THESE ARE the depressing facts about boys and young men of color: They are more likely to drop out of school, more likely to be in prison, more likely to be unemployed and more likely to die at an earlier age. That minority men are at disproportionate risk throughout their lives has largely been seen as unavoidable. The beauty of President Obama’s public-private initiative to create better futures for them is its refusal to accept these outcomes as inevitable.
My Brother’s Keeper, a five-year, $200 million effort focused on improving opportunities for black and Hispanic youth, was launched in February. It got a boost this week with the announcement of new commitments from the private sector. Equally important is the decision by 60 of the nation’s largest school districts to join the effort by implementing evidence-based strategies to improve outcomes.
The urban districts signing on to My Brother’s Keeper are home to about 40 percent of all African American and Hispanic boys living below the poverty line. While there have been sporadic efforts in the past to help young minority men, this is the most comprehensive effort. Michael Casserly, director of the Council of the Great City Schools, which is coordinating the effort, said some districts have made progress in some areas but, because no school system has it all figured out, there is value in sharing strategies. What’s the best way to reduce suspensions? Encourage early reading? Increase the number of minorities in Advanced Placement classes?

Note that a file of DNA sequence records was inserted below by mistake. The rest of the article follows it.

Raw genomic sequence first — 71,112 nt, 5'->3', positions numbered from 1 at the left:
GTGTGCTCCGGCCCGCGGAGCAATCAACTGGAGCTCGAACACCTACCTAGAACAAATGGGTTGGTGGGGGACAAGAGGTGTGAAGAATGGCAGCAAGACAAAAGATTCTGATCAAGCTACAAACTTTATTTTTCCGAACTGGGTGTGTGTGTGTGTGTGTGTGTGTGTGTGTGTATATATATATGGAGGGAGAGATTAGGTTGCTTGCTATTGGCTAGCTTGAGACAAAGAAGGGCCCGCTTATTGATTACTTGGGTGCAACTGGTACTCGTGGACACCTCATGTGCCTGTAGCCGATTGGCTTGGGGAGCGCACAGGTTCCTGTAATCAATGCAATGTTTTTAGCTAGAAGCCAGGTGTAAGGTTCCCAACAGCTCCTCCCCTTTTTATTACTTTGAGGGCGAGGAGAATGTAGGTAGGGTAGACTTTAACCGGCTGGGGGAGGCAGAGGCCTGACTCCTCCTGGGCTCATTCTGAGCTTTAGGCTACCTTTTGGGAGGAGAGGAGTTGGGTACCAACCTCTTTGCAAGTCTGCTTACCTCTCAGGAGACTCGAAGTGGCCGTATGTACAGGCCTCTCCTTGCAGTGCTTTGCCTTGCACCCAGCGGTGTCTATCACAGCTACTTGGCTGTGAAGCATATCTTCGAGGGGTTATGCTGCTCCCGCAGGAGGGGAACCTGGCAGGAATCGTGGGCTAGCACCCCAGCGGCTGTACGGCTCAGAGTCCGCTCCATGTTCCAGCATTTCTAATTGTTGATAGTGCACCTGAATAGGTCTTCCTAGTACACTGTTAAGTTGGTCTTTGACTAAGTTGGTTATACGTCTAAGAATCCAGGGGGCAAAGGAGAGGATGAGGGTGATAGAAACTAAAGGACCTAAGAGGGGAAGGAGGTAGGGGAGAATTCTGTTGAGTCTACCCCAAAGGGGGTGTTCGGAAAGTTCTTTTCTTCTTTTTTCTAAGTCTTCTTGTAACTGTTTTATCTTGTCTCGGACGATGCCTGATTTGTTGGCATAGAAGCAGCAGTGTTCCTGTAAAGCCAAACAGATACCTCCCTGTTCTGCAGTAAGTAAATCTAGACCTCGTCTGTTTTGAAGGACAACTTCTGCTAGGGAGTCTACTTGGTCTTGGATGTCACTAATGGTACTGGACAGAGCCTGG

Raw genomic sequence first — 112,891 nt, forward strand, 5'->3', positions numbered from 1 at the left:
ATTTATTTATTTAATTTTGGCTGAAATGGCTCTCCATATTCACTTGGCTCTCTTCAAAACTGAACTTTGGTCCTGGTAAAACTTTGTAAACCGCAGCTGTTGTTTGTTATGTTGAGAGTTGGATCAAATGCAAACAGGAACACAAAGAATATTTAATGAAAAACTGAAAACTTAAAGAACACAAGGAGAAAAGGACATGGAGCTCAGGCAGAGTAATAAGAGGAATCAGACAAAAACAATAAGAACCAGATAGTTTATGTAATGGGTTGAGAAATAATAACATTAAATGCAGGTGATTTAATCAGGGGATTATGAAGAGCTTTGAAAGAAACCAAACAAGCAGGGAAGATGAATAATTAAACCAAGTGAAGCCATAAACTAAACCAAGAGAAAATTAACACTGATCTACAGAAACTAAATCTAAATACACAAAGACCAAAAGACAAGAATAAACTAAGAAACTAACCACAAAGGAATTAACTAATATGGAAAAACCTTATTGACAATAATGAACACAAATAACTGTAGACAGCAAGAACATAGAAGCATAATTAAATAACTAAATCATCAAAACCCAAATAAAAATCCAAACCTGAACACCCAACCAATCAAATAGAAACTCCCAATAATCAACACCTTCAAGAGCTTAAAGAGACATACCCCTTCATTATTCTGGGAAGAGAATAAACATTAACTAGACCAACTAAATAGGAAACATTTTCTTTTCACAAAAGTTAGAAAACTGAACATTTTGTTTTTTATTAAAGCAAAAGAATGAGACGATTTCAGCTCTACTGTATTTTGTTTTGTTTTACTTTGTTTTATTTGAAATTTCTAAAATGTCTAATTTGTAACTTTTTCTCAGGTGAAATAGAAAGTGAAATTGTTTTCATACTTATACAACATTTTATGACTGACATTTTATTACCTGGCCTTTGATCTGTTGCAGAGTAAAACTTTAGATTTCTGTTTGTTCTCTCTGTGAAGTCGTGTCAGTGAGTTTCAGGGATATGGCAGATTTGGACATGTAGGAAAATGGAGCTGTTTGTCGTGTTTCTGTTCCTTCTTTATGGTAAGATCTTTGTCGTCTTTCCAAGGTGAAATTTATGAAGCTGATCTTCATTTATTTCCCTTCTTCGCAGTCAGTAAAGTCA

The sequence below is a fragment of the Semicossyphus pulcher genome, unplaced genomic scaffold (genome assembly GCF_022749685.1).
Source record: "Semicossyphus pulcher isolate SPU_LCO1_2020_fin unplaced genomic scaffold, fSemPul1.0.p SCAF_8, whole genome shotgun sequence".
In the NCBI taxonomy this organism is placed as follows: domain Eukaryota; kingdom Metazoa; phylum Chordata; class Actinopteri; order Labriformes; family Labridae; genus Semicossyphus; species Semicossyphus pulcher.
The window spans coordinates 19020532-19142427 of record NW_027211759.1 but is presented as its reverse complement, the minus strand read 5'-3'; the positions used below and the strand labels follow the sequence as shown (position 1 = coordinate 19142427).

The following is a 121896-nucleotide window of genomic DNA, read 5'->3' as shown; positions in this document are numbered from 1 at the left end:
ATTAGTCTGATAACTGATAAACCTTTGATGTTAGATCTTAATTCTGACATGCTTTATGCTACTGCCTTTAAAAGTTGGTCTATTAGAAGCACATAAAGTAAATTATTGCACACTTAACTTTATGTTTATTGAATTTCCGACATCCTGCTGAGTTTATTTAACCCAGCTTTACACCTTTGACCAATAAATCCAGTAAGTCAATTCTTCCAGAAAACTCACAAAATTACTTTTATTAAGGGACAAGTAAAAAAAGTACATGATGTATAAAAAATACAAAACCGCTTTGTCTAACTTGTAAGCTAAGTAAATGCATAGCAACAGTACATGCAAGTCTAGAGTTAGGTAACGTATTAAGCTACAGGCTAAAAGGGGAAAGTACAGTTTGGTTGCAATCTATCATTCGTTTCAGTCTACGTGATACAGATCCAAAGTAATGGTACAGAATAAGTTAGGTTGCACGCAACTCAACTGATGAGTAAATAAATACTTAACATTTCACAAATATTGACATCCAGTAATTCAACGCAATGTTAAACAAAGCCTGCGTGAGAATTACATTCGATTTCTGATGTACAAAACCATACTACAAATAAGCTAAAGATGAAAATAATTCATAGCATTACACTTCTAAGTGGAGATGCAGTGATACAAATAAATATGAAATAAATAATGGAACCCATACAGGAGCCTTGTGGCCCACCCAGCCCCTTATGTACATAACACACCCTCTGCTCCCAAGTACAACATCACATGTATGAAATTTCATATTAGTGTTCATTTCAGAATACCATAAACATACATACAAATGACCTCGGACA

The initiative involves no new federal spending; the bully pulpit of the White House — and the president’s appreciation of the importance of life supports in opening opportunities — has elicited millions of dollars in private money for a range of programs. Boys, of course, are not the only children who struggle, but criticism of the initiative for excluding girls seems misplaced. Boys of color lag so far behind that an intense effort targeted on gender- and race-specific issues is appropriate. Many of the strategies being put in place will also benefit girls, and other efforts underway are tailored to their needs, including creating more opportunities for them in science and math.
The country as a whole will gain when males of color are able to realize their potential, rather than ending up on the streets, in jail or in the morgue.